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Steroids. 2019 Sep 6;152:108486. doi: 10.1016/j.steroids.2019.108486. [Epub ahead of print]

Role of estrogen receptors in modulating aldosterone biosynthesis and blood pressure.

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Department of Medicine-DIMED, University of Padua, Italy. Electronic address:
Department of Medicine-DIMED, University of Padua, Italy.


Blood pressure is lower in premenopausal women than in age-matched men; after menopause blood pressure values and the prevalence of hypertension show opposite trends indicating that estrogens contribute to maintaining normal blood pressure values in women. In experimental studies menopause increases aldosterone levels, an effect alleviated by estrogen treatment. We have recently discovered a role of estrogen receptors (ER) in controlling aldosterone biosynthesis in the human adrenocortical zona glomerulosa, which expresses both the classical ERα and β receptors and G protein-coupled estrogen receptor (GPER). We have also identified that GPER mediates an aldosterone-induced aldosterone response. We found that 17 β-estradiol exerts a dual effect: it blunts aldosterone production via ERβ, but displays a potent aldosterone secretagogue effect via GPER activation after ERβ blockade. Thus, in premenopausal women high estrogen levels might tonically blunt aldosterone synthesis via ERβ, thereby maintaining normal blood pressure; after menopause loss of this estrogen-mediated inhibition can contribute to increasing blood pressure via GPER-mediated aldosterone release. The additional findings that GPER mediates an aldosterone-induced stimulation of aldosterone biosynthesis and that GPER predominates in aldosterone-producing adenomas strongly involves this receptor in the pathophysiology of primary aldosteronism. Our purpose here was to provide an update on estrogen receptor function in the normal adrenal cortex and its relevance for the sex differences in blood pressure in light of the newly discovered role of GPER in regulating aldosterone synthesis. The implications of the novel knowledge for the treatment of estrogen-dependent malignancies with ER modulators are also discussed.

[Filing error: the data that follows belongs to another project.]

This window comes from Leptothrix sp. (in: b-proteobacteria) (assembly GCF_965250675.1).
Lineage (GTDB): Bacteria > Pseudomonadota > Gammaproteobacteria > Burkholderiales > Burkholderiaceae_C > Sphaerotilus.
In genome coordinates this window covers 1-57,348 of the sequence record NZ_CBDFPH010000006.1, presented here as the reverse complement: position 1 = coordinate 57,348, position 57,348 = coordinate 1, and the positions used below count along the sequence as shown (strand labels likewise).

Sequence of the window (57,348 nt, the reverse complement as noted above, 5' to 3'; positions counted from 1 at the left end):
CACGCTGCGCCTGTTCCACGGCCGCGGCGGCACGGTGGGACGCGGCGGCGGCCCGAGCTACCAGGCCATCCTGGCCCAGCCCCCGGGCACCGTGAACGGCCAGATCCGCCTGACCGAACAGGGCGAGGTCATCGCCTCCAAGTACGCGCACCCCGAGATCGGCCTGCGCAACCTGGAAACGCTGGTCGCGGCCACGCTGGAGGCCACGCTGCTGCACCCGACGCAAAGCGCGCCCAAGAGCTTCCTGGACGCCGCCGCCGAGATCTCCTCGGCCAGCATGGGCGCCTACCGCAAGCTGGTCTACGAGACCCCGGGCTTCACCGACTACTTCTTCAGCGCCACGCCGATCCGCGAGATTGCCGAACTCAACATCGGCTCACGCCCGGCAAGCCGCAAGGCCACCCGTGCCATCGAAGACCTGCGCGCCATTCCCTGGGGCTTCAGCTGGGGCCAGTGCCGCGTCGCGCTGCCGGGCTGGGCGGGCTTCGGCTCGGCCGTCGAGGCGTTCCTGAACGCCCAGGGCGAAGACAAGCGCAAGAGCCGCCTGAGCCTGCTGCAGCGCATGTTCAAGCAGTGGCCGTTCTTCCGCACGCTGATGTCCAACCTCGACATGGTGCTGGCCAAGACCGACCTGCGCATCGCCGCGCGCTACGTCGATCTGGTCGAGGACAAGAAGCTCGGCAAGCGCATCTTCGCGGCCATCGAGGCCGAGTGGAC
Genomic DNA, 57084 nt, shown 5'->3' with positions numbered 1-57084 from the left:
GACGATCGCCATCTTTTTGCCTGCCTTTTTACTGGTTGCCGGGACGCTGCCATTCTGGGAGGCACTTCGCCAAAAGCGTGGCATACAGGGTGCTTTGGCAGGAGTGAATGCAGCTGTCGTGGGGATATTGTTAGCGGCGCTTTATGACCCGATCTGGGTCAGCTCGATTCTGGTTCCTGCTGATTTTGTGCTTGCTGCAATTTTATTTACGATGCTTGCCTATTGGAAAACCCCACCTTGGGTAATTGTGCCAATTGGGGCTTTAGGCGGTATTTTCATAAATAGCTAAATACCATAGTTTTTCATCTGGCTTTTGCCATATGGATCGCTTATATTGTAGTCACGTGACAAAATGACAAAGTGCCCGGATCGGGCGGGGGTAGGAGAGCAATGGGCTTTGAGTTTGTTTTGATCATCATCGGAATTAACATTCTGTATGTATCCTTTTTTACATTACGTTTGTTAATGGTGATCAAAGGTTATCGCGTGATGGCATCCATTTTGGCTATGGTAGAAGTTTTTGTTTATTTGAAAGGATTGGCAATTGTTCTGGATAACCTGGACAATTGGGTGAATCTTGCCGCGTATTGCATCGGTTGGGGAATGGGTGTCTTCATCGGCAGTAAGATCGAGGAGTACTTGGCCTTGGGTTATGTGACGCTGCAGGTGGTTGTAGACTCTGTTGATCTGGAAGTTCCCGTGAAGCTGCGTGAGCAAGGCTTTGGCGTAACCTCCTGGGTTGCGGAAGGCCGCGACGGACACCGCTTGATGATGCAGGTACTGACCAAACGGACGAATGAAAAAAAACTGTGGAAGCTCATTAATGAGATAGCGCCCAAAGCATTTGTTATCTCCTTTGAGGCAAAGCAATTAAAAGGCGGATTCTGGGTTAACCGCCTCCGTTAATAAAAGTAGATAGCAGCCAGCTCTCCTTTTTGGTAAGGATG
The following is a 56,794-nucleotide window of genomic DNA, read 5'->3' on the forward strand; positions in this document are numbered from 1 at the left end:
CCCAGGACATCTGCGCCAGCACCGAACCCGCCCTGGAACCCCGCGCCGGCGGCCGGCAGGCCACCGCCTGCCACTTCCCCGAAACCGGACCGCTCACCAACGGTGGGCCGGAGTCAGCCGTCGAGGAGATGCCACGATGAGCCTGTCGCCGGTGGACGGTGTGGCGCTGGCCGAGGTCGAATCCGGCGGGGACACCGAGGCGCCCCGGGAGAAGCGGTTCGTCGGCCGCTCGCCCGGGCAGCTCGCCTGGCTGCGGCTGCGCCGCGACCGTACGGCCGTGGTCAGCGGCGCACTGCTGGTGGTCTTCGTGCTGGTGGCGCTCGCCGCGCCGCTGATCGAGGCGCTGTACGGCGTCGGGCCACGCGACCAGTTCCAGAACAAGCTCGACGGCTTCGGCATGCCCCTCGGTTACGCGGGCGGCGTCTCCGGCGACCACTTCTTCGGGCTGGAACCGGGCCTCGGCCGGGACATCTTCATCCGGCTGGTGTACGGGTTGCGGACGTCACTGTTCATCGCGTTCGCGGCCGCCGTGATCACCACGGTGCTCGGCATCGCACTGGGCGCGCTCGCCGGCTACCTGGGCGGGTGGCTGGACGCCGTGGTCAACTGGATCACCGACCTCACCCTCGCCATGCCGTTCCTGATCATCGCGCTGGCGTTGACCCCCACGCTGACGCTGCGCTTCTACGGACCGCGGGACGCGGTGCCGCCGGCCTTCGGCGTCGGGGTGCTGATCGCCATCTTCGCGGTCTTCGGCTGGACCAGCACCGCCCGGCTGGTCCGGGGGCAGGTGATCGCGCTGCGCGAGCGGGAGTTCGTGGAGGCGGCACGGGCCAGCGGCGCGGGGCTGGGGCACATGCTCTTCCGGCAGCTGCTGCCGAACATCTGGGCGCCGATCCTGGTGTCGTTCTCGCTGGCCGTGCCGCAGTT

Aldosterone; Blood pressure; Estrogen receptors; Estrogens; GPER; Menopause

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